Neurofilament heavy polypeptide (NF-H)

Neurofilament heavy polypeptide (NF-H) is one of several neurofilament cytoplasmic proteins found in neurons. Neurofilaments are a major component of the neuronal cytoskeleton and are believed to provide both structural support for the axon and regulate axon diameter, thereby maintaining the transmission of electrical impulses along axons. Neurofilaments from the central nervous system are heteropolymers composed of four subunits - neurofilament heavy, medium, and light polypeptides (NFH, NFM and NFL, respectively) - as well as a-internexin, whereas in the peripheral nervous system, neurofilaments are made up of NFH, NFM, NFL and peripherin. Neuromas, ganglioneuromas, gangliogliomas, ganglioneuroblastomas and neuroblastomas stain positively for neurofilaments. Although typically restricted to neurons, neurofilaments have been detected in paragangliomas, adrenal, and extra-adrenal pheochromocytomas. Carcinoids, neuroendocrine carcinomas of the skin, and oat cell carcinomas of the lung also express neurofilaments. Increased accumulation of neurofilaments in neurons has been associated with neurological diseases such as giant axonal neuropathy, diabetic neuropathy, spinal muscular atrophy, Alzheimer’s and Parkinson’s disease.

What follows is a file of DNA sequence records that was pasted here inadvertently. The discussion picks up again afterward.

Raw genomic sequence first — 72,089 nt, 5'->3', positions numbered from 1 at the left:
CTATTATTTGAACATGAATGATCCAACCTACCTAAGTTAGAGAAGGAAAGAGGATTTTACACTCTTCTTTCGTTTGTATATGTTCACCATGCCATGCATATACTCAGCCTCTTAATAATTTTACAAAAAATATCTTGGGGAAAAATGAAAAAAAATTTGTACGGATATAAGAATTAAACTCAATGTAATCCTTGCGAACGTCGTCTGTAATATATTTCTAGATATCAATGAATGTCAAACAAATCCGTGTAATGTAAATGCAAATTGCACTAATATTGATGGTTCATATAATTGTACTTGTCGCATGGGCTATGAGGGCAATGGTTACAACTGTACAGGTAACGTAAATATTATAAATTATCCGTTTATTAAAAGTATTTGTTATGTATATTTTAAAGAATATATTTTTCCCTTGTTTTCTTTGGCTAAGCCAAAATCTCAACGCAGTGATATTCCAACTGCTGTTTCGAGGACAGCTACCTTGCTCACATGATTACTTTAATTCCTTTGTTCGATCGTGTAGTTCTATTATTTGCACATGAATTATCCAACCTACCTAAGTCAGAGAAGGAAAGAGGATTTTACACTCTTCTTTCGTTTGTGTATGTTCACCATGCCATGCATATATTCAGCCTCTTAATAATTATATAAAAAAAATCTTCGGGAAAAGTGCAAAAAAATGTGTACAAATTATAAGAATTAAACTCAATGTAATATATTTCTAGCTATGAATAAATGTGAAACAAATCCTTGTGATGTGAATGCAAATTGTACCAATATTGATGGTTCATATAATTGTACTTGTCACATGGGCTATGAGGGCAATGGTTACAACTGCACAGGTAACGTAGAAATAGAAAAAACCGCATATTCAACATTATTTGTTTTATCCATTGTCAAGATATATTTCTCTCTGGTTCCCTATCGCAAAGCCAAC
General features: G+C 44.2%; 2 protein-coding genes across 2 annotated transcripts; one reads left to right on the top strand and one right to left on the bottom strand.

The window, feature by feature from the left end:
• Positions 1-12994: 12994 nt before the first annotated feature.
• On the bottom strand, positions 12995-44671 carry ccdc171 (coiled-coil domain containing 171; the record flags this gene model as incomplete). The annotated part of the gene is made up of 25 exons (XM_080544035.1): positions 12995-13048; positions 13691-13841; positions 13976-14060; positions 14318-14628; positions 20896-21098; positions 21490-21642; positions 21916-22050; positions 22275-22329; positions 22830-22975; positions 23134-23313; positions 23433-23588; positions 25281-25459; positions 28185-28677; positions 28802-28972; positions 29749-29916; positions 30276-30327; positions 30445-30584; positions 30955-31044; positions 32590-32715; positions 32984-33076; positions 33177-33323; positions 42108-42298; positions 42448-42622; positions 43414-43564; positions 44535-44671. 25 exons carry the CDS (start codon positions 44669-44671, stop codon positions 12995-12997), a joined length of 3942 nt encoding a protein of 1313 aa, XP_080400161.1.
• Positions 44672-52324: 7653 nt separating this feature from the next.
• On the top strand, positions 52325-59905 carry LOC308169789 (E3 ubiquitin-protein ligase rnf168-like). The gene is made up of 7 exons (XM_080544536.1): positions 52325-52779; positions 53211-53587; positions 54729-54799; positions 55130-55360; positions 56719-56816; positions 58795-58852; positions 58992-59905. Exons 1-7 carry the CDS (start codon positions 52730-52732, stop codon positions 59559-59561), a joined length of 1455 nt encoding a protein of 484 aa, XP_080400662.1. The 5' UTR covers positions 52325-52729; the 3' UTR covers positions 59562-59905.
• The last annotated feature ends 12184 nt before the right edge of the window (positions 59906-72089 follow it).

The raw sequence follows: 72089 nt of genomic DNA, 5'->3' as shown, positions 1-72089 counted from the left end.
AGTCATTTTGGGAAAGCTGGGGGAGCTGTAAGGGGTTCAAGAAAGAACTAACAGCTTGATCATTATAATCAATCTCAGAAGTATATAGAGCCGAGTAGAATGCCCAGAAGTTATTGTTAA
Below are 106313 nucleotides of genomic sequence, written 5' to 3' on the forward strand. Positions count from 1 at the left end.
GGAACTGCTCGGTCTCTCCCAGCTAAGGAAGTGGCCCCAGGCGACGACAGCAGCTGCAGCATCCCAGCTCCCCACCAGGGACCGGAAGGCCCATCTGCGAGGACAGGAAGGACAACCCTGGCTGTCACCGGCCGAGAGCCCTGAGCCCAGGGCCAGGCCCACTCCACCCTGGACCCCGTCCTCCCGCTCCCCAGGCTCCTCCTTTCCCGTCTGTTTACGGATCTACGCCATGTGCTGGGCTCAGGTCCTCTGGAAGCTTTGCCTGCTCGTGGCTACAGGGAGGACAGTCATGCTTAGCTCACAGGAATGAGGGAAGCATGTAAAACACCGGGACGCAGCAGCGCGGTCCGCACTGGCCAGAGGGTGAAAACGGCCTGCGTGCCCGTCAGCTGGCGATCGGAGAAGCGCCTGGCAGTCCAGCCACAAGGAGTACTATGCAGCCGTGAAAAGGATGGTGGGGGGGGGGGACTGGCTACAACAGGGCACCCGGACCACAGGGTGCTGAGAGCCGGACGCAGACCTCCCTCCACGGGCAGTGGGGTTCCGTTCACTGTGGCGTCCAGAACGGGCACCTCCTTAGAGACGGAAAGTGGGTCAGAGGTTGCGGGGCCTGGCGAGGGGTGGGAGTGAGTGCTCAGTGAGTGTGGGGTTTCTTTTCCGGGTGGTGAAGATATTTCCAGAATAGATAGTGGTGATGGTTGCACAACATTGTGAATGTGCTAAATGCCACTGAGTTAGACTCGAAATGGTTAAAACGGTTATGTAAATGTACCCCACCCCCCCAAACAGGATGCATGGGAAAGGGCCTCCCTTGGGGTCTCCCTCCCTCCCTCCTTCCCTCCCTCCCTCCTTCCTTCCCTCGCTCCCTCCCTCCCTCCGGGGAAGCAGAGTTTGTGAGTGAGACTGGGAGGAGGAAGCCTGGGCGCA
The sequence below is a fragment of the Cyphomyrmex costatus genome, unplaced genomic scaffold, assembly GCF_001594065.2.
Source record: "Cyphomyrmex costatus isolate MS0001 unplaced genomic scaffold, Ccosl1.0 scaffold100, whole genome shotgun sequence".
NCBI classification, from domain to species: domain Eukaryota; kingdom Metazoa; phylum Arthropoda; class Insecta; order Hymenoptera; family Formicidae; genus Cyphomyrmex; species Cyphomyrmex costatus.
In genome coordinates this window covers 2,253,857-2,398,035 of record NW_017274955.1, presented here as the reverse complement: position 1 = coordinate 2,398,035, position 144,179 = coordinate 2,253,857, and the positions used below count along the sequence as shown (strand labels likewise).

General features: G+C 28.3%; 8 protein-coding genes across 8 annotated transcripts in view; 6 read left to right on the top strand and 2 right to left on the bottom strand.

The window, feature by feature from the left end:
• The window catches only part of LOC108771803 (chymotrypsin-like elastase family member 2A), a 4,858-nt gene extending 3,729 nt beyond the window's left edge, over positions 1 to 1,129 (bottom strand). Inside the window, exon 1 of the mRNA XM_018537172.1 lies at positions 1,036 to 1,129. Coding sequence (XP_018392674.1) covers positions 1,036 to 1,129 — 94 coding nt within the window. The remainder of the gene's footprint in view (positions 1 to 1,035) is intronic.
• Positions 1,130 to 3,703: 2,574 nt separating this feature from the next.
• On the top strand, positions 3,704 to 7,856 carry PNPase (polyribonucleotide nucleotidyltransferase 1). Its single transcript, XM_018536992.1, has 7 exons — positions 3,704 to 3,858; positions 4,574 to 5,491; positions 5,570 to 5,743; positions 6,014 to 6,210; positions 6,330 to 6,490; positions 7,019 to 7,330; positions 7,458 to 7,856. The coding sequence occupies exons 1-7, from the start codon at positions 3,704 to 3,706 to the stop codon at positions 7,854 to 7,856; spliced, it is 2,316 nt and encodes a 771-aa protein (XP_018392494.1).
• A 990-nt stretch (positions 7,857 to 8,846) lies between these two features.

Swiss-Prot Accession Number: P12036


 
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